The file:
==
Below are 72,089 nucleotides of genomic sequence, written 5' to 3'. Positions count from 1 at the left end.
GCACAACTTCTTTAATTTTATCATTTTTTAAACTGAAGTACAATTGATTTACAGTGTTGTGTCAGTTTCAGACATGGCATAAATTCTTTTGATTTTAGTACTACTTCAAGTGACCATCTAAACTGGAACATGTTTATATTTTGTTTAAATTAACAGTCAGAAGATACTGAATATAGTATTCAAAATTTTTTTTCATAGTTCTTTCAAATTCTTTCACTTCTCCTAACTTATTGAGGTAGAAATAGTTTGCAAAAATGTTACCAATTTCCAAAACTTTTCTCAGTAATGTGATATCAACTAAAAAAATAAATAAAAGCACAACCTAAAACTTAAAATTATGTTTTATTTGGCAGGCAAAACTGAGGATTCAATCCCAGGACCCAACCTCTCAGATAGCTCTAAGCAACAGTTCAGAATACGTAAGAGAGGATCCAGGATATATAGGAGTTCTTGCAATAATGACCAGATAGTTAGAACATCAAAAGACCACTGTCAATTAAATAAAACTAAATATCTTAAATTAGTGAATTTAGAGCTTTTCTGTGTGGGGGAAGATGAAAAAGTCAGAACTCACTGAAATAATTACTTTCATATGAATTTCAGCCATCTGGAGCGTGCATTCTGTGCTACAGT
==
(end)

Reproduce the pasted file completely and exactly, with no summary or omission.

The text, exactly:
Below are 72,089 nucleotides of genomic sequence, written 5' to 3'. Positions count from 1 at the left end.
GCACAACTTCTTTAATTTTATCATTTTTTAAACTGAAGTACAATTGATTTACAGTGTTGTGTCAGTTTCAGACATGGCATAAATTCTTTTGATTTTAGTACTACTTCAAGTGACCATCTAAACTGGAACATGTTTATATTTTGTTTAAATTAACAGTCAGAAGATACTGAATATAGTATTCAAAATTTTTTTTCATAGTTCTTTCAAATTCTTTCACTTCTCCTAACTTATTGAGGTAGAAATAGTTTGCAAAAATGTTACCAATTTCCAAAACTTTTCTCAGTAATGTGATATCAACTAAAAAAATAAATAAAAGCACAACCTAAAACTTAAAATTATGTTTTATTTGGCAGGCAAAACTGAGGATTCAATCCCAGGACCCAACCTCTCAGATAGCTCTAAGCAACAGTTCAGAATACGTAAGAGAGGATCCAGGATATATAGGAGTTCTTGCAATAATGACCAGATAGTTAGAACATCAAAAGACCACTGTCAATTAAATAAAACTAAATATCTTAAATTAGTGAATTTAGAGCTTTTCTGTGTGGGGGAAGATGAAAAAGTCAGAACTCACTGAAATAATTACTTTCATATGAATTTCAGCCATCTGGAGCGTGCATTCTGTGCTACAGT